My uncle said in a commanding voice, “Hup! Back up, soldiers!’ The two white soldiers backed up. My uncle pointed to the captain’s bars. “What do you see?” They answered “Captain’s bars.” The two soldiers then saluted and tried to walk off. My uncle called them back, commanded them to salute again, and mad them hold the salute until he was satisfied. He then returned the salute and said “Carry on.”

While the drama unfolded, angry white men gathered round. My uncle’s brother told me that he was getting a bit anxious, but my uncle never acknowledged the angry bystanders’ presence.

I’ve said to you before, “I’ve been told.” Whenever I say that, the person or persons who’ve told me are/were persons with first hand knowledge of the events. Your stories and the details thereof will be amongst those things of which I’ll say “I’ve been told.”


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Post by Shirina on Fri May 04, 2012 10:37 pm

but I do remember newspaper accounts of conflict between White and Black soldiers in the blacked-out English lanes that defied belief, at a time when we all faced a common foe.
One of the more shameful events in WWII history occurred here in the States. The city of Philadelphia was one of the most important - if not THE most important - city for the war effort. Most of the workers arrived to work using street cars and trains. The problem was that there was a labor shortage as more men were being shipped off to war. So the company that owned the public transportation network in Philadelphia decided to give certain positions - such as conductors and drivers - to black men. Well ... many of the workers threw a fit that eventually led to a strike. With the public transportation network shut down, so too did Philadelphia's industry.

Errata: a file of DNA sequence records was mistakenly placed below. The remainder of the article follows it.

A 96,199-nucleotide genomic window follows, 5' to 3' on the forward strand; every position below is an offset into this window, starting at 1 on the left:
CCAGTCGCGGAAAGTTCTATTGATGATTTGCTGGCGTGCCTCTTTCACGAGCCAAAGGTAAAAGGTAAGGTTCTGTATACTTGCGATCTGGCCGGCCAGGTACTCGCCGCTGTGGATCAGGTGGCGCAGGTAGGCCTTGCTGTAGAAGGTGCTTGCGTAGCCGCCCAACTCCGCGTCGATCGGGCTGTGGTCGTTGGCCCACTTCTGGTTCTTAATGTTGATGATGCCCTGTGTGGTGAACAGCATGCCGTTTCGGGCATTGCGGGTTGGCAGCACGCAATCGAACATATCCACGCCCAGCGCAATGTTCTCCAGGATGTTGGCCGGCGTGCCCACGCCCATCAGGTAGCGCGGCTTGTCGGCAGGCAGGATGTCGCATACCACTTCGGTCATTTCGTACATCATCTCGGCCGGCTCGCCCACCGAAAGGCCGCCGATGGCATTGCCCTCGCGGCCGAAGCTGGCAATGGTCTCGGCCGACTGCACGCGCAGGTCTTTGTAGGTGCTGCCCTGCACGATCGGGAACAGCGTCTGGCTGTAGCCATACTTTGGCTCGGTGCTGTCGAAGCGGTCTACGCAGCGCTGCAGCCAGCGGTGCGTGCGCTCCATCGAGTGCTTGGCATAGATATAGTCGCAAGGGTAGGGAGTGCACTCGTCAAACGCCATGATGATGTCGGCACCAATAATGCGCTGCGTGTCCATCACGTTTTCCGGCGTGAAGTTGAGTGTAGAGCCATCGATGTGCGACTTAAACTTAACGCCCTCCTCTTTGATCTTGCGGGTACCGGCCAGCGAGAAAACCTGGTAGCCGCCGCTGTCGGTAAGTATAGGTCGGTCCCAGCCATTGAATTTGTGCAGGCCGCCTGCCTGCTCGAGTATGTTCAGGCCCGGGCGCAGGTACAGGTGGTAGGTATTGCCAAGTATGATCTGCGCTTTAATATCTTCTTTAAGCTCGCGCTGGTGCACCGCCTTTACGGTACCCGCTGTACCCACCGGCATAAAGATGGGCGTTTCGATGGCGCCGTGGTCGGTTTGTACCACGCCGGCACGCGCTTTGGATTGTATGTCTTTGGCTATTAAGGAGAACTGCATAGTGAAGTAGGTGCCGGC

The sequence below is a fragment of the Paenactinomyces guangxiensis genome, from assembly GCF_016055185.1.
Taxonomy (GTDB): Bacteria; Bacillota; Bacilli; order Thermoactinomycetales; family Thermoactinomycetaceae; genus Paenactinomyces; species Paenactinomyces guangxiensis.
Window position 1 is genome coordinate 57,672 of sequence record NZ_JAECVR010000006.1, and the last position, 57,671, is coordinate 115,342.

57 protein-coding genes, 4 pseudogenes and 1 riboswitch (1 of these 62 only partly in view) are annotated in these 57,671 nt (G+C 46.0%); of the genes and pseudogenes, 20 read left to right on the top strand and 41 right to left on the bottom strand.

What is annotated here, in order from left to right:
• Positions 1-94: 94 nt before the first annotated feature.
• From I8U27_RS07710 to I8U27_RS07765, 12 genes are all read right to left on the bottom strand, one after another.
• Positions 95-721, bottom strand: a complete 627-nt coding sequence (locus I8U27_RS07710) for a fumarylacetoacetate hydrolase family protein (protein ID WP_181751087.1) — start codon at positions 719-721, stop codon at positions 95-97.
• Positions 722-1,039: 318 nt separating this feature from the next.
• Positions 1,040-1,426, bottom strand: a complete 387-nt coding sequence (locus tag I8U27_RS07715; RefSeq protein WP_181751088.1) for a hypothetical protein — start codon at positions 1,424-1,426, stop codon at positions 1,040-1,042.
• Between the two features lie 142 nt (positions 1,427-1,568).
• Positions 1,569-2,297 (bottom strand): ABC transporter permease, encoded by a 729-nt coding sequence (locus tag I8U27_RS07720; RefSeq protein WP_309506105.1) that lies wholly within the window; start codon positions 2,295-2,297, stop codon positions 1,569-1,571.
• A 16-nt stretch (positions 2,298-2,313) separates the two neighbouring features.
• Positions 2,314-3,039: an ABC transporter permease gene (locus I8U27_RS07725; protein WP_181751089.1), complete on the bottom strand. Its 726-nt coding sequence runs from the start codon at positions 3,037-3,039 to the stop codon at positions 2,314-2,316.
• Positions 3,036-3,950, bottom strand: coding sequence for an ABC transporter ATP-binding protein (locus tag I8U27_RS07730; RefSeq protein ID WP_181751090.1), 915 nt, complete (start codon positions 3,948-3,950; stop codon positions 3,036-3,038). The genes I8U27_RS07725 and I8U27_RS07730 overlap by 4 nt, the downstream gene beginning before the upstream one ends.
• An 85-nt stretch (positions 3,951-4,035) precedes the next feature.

This was a direct threat to the war effort, something FDR knew too well, so he sent in troops to deal with it. At first the troops simply worked the jobs left vacant by the strikers, but eventually FDR had had enough and the strike was put down and people went back to work.

But it is extraordinarily shameful that, even during a crisis like WWII, racial hatred was more important than supporting our troops fighting Hitler and Tojo. I mean, where was our patriotism? Is hatred for blacks more important than our love for our country ... and our troops fighting and dying overseas? I mean, racial hatred is ignorant all by itself, but when people are so consumed by it that they are willing to put the entire war in jeopardy just to keep blacks from working in white jobs, well ... I personally think every one of those strikers should have been charged with treason and giving aid and comfort to the enemy. If I had been president, that's exactly what I would have done. Then I would have given all of those jobs to women since there weren't enough men.